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<<Here's my plan. I've $4000 and want to get it all in a Roth IRA. I'll put $2000 in a traditional non-deductable IRA before April 15th as my 1997 contribution , then convert it to a Roth IRA almost immediately, owing taxes only on the pittance earned between transactions.

The next step is where it becomes a little fuzzy. After converting to a Roth IRA, can I contribute my $2000 1998 contribution to the same account or do I have to open another Roth IRA account. I've read conflicting accounts and understand that this issue may have only recently been decided?

I'd really appreciate info from someone who really knows the latest ruling on this. >>

The earlier responses to your post provided good information. The main points are:

1. The law permits you to make annual (non-rollover) contributions to a rollover Roth IRA.

2. Depending on how the technical corrections act ends up being written, it's possible you would end up with more flexibility to take money out without a penalty within the first five years after creating your IRA if you keep rollover contributions in a separate Roth IRA from annual (non-rollover) contributions. But this consideration doesn't apply if you leave the money in the IRA at least five years. And it's of minimal importance in your situation because you will have close to zero earnings in your IRA at the time of the rollover, and therefore close to zero penalty no matter what you do.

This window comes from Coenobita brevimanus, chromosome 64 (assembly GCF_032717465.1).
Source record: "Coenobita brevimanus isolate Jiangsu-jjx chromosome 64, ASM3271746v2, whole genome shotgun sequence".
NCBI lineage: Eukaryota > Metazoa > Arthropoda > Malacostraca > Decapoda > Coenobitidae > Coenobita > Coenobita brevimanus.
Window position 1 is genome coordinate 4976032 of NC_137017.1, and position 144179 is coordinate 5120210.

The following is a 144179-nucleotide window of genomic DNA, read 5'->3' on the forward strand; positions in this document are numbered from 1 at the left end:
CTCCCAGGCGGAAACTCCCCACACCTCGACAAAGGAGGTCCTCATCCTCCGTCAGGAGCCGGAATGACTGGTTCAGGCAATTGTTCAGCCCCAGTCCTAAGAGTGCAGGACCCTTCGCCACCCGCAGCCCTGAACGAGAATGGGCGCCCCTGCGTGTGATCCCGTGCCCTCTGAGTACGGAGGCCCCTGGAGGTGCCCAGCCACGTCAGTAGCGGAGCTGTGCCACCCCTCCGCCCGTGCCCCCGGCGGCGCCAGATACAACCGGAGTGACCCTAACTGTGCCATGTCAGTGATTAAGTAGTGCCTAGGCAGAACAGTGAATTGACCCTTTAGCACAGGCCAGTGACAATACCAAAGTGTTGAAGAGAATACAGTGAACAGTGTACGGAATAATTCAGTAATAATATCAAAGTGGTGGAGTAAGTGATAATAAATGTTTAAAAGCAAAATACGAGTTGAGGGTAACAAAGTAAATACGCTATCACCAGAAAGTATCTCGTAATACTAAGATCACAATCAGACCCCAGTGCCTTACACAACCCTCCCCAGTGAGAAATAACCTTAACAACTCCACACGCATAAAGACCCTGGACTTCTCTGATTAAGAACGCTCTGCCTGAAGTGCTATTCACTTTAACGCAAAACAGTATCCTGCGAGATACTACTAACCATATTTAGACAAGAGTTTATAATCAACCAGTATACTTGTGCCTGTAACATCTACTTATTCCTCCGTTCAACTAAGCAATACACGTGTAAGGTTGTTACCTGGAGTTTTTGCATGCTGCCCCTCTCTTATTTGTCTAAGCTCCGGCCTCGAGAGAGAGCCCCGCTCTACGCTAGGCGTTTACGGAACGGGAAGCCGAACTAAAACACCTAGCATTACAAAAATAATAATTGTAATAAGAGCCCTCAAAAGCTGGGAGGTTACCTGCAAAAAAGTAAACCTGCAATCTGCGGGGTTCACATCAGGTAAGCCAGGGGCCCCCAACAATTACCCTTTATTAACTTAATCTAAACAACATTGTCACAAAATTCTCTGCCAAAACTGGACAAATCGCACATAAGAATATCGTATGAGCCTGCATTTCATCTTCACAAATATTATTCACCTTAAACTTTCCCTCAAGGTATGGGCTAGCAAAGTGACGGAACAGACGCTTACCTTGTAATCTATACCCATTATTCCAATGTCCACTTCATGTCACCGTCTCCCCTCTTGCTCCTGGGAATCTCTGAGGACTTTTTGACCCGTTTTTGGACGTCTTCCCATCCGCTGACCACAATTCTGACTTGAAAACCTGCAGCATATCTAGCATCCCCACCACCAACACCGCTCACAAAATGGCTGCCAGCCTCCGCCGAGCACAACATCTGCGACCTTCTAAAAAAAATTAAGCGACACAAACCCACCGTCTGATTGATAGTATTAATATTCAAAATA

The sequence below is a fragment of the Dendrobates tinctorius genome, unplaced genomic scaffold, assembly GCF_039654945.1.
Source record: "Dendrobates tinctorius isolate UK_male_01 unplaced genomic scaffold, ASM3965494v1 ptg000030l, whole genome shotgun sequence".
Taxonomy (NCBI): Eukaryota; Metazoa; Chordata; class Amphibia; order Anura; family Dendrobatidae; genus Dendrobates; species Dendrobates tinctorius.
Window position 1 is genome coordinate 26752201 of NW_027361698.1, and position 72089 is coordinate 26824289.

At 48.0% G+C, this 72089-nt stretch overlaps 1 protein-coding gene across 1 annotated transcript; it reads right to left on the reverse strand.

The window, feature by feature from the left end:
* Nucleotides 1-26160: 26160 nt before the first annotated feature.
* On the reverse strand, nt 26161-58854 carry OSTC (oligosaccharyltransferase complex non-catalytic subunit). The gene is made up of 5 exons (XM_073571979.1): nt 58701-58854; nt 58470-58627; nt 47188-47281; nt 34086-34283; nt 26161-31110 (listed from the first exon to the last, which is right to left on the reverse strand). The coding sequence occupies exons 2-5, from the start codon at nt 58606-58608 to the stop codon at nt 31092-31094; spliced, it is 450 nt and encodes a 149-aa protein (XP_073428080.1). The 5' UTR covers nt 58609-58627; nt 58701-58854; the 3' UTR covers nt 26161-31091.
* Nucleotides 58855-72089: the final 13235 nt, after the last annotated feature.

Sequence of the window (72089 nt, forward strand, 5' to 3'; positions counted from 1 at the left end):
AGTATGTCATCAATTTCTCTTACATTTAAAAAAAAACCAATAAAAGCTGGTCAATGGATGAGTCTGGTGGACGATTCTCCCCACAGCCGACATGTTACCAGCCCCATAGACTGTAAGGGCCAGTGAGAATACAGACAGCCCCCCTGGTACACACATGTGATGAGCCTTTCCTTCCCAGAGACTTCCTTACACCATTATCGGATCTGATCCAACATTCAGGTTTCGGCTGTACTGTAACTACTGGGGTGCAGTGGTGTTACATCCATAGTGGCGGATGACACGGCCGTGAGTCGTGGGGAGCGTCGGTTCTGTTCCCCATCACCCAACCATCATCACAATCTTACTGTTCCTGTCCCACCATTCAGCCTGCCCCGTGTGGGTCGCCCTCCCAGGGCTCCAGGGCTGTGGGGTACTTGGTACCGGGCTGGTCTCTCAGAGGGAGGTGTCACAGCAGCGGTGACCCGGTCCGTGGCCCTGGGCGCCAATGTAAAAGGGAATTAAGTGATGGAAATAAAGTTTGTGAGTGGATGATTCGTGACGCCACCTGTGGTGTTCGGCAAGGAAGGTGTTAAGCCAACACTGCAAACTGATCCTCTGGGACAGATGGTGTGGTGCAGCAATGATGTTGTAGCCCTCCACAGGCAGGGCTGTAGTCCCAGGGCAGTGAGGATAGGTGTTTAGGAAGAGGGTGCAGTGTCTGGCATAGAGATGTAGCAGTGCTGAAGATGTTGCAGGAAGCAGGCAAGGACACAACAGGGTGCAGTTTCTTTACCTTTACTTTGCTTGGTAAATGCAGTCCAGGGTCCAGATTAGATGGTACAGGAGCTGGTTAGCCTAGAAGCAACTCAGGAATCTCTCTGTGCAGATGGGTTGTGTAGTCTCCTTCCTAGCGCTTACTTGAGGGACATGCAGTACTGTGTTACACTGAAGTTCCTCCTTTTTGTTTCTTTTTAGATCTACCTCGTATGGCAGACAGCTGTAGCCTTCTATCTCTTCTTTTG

3. The IRS wanted to prevent people from being trapped by the technical corrections act and issued a notice *recommending* that they keep rollover and non-rollover money in separate Roth IRAs. A number of brokerage houses are either overly cautious or misinformed and are not permitting their customers to combine rollover and non-rollover Roth IRAs.

So, you can execute the plan you have set out, but only if your broker will permit it. If your broker won't permit it and you still want to use that broker, you can do as another response suggested: make a 1997 *and* 1998 contribution to the regular IRA and then roll your $4,000 regular IRA to a Roth IRA -- assuming your broker doesn't have some problem with that, too. (There's no reason why he should.)

The rules on rollovers to Roth IRAs are now spelled out in the recently expanded Roth IRA portion of my web site.

KAT in Chicagoland
Tax Guide for Investors
Now with expanded and revised
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